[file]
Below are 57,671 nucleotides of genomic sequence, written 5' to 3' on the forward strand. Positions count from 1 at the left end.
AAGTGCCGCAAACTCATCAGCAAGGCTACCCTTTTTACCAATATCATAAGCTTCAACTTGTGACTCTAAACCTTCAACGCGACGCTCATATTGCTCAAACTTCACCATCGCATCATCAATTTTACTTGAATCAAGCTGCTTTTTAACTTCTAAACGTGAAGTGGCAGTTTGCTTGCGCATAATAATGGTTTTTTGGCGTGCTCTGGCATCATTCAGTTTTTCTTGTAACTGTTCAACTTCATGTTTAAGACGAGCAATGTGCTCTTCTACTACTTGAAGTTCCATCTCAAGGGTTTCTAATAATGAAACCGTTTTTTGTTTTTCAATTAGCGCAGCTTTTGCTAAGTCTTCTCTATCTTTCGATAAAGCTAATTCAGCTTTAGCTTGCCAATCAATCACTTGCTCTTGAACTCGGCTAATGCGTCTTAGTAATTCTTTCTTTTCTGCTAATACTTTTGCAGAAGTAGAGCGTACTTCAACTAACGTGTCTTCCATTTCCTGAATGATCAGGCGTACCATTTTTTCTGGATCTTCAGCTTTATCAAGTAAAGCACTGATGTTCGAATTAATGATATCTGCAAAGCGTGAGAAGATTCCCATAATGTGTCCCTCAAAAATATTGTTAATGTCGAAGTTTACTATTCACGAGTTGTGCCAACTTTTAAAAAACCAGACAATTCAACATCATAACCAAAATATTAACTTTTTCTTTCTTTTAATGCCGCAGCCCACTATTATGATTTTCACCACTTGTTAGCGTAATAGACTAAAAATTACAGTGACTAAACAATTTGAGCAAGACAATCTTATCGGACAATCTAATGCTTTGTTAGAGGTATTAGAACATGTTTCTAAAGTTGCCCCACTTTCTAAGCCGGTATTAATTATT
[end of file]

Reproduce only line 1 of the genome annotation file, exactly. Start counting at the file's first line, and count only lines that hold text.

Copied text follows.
Below are 57,671 nucleotides of genomic sequence, written 5' to 3' on the forward strand. Positions count from 1 at the left end.